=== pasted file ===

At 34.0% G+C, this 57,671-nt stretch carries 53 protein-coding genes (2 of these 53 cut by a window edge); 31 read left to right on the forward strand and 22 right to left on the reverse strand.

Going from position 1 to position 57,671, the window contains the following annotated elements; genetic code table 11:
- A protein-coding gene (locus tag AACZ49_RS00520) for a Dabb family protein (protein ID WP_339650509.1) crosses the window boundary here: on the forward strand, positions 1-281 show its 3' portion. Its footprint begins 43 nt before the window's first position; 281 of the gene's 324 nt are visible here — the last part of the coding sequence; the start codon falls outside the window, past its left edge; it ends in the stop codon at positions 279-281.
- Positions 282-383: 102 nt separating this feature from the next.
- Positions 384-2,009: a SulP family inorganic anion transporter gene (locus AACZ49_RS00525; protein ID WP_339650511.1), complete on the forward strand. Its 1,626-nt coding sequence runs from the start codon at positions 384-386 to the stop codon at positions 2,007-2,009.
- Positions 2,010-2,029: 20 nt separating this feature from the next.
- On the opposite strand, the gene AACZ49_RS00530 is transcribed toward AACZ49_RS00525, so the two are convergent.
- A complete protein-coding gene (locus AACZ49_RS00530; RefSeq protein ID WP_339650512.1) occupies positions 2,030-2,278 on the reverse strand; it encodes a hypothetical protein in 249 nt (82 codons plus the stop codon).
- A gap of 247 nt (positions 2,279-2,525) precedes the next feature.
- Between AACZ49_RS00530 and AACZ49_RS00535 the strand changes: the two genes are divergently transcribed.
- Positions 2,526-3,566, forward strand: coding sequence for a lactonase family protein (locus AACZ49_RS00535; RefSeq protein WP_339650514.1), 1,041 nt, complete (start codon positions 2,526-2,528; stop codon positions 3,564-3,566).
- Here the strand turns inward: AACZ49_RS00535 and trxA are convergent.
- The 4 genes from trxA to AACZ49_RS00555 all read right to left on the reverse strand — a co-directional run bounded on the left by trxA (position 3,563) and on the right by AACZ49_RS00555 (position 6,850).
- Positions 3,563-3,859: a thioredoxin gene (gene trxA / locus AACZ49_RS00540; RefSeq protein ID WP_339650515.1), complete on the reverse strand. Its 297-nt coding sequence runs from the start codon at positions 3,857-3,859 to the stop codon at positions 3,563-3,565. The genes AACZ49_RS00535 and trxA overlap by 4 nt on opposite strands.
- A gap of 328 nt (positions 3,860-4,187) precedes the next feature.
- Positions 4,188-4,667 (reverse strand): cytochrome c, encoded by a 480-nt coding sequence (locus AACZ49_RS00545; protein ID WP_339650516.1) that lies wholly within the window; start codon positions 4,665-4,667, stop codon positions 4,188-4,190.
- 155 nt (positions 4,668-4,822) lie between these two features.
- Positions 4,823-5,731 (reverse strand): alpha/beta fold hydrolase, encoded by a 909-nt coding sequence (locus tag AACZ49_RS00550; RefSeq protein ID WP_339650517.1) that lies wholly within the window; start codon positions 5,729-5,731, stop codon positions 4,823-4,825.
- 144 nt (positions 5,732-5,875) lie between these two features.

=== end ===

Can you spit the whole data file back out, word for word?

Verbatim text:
At 34.0% G+C, this 57,671-nt stretch carries 53 protein-coding genes (2 of these 53 cut by a window edge); 31 read left to right on the forward strand and 22 right to left on the reverse strand.

Going from position 1 to position 57,671, the window contains the following annotated elements; genetic code table 11:
- A protein-coding gene (locus tag AACZ49_RS00520) for a Dabb family protein (protein ID WP_339650509.1) crosses the window boundary here: on the forward strand, positions 1-281 show its 3' portion. Its footprint begins 43 nt before the window's first position; 281 of the gene's 324 nt are visible here — the last part of the coding sequence; the start codon falls outside the window, past its left edge; it ends in the stop codon at positions 279-281.
- Positions 282-383: 102 nt separating this feature from the next.
- Positions 384-2,009: a SulP family inorganic anion transporter gene (locus AACZ49_RS00525; protein ID WP_339650511.1), complete on the forward strand. Its 1,626-nt coding sequence runs from the start codon at positions 384-386 to the stop codon at positions 2,007-2,009.
- Positions 2,010-2,029: 20 nt separating this feature from the next.
- On the opposite strand, the gene AACZ49_RS00530 is transcribed toward AACZ49_RS00525, so the two are convergent.
- A complete protein-coding gene (locus AACZ49_RS00530; RefSeq protein ID WP_339650512.1) occupies positions 2,030-2,278 on the reverse strand; it encodes a hypothetical protein in 249 nt (82 codons plus the stop codon).
- A gap of 247 nt (positions 2,279-2,525) precedes the next feature.
- Between AACZ49_RS00530 and AACZ49_RS00535 the strand changes: the two genes are divergently transcribed.
- Positions 2,526-3,566, forward strand: coding sequence for a lactonase family protein (locus AACZ49_RS00535; RefSeq protein WP_339650514.1), 1,041 nt, complete (start codon positions 2,526-2,528; stop codon positions 3,564-3,566).
- Here the strand turns inward: AACZ49_RS00535 and trxA are convergent.
- The 4 genes from trxA to AACZ49_RS00555 all read right to left on the reverse strand — a co-directional run bounded on the left by trxA (position 3,563) and on the right by AACZ49_RS00555 (position 6,850).
- Positions 3,563-3,859: a thioredoxin gene (gene trxA / locus AACZ49_RS00540; RefSeq protein ID WP_339650515.1), complete on the reverse strand. Its 297-nt coding sequence runs from the start codon at positions 3,857-3,859 to the stop codon at positions 3,563-3,565. The genes AACZ49_RS00535 and trxA overlap by 4 nt on opposite strands.
- A gap of 328 nt (positions 3,860-4,187) precedes the next feature.
- Positions 4,188-4,667 (reverse strand): cytochrome c, encoded by a 480-nt coding sequence (locus AACZ49_RS00545; protein ID WP_339650516.1) that lies wholly within the window; start codon positions 4,665-4,667, stop codon positions 4,188-4,190.
- 155 nt (positions 4,668-4,822) lie between these two features.
- Positions 4,823-5,731 (reverse strand): alpha/beta fold hydrolase, encoded by a 909-nt coding sequence (locus tag AACZ49_RS00550; RefSeq protein ID WP_339650517.1) that lies wholly within the window; start codon positions 5,729-5,731, stop codon positions 4,823-4,825.
- 144 nt (positions 5,732-5,875) lie between these two features.